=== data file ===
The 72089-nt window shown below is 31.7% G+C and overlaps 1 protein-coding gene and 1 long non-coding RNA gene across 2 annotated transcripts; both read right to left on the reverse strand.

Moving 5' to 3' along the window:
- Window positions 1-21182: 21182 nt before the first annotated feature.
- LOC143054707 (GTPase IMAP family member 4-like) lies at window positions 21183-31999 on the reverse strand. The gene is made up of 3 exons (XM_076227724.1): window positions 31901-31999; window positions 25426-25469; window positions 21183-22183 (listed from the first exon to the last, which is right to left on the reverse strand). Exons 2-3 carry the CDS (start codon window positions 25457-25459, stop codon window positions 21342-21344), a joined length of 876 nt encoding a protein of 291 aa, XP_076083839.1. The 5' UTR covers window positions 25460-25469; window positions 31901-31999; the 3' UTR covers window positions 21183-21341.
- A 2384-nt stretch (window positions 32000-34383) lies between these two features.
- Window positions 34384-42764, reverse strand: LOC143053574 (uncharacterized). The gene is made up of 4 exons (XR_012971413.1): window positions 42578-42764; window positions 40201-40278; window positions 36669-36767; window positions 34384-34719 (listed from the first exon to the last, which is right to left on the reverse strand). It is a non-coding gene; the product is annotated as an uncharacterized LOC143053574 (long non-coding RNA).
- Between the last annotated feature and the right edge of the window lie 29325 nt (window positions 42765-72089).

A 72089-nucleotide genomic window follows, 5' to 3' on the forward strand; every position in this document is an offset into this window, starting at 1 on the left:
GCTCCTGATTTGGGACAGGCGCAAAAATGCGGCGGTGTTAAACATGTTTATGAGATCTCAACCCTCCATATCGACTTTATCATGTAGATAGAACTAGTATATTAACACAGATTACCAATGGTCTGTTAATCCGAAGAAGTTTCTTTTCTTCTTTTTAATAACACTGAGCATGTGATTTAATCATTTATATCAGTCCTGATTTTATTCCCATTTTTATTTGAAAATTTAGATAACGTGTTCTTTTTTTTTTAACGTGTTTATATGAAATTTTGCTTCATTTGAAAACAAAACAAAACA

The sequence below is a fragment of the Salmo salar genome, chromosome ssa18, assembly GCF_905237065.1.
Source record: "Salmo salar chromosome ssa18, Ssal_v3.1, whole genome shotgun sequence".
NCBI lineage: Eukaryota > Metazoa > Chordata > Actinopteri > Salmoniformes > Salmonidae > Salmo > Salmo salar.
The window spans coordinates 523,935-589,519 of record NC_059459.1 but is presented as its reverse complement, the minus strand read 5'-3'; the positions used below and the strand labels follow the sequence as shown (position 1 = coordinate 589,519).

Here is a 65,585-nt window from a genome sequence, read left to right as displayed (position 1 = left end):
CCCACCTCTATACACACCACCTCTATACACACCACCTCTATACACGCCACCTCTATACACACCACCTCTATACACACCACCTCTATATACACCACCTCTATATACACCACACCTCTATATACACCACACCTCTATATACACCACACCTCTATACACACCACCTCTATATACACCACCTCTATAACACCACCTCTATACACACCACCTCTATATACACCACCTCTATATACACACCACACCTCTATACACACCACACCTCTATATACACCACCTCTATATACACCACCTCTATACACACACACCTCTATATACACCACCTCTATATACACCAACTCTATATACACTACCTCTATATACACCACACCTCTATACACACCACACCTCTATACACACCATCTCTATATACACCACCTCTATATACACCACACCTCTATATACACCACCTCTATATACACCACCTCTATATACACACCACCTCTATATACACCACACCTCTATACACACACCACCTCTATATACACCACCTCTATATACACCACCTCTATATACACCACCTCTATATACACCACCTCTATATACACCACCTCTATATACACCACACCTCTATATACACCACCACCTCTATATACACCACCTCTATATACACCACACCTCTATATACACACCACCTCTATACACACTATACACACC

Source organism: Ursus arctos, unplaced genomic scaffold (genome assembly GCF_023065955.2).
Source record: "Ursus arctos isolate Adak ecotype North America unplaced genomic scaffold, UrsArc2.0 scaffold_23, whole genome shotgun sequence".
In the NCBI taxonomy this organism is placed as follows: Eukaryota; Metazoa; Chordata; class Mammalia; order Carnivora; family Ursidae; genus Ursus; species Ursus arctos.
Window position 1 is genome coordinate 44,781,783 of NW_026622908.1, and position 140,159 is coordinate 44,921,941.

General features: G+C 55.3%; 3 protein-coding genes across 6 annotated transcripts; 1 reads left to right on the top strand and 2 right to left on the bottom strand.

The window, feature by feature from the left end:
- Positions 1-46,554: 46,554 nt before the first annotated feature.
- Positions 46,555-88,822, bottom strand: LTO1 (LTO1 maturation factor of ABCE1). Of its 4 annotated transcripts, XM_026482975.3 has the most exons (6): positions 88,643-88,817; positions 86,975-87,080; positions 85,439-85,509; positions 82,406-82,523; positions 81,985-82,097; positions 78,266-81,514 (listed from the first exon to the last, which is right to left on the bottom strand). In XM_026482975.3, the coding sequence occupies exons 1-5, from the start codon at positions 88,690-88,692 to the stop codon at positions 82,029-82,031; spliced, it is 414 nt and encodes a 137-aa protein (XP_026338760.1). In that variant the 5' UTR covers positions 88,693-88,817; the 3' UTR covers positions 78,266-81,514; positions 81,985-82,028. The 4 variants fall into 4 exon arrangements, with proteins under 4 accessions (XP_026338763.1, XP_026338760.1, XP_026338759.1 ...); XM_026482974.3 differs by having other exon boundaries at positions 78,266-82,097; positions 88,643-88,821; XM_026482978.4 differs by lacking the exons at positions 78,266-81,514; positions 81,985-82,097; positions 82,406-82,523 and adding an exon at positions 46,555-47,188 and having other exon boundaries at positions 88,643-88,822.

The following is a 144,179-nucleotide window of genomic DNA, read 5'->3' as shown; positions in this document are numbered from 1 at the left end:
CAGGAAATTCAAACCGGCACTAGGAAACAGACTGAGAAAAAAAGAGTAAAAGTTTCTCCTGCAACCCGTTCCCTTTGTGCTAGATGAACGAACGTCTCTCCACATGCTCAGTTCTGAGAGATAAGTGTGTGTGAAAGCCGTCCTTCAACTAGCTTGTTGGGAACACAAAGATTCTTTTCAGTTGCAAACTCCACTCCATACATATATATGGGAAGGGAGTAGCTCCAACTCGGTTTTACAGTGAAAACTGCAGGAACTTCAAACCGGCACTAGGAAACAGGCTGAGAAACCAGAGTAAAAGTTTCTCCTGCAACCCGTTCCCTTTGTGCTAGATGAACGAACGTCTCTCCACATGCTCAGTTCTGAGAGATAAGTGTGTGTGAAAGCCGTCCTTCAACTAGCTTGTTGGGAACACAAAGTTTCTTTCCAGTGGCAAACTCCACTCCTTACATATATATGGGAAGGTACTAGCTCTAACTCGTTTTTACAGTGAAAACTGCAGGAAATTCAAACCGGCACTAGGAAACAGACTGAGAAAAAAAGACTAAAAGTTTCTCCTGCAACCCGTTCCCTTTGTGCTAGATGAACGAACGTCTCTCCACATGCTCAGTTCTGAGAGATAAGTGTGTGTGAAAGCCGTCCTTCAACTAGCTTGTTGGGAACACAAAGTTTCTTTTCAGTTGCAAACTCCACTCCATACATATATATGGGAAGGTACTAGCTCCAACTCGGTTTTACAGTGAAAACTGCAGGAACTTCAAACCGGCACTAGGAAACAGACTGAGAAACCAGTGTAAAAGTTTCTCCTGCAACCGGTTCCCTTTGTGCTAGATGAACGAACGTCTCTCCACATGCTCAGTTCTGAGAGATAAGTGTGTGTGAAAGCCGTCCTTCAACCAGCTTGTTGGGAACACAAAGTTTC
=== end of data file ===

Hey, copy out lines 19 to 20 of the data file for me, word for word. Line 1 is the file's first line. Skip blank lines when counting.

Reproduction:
Window position 1 is genome coordinate 44,781,783 of NW_026622908.1, and position 140,159 is coordinate 44,921,941.

General features: G+C 55.3%; 3 protein-coding genes across 6 annotated transcripts; 1 reads left to right on the top strand and 2 right to left on the bottom strand.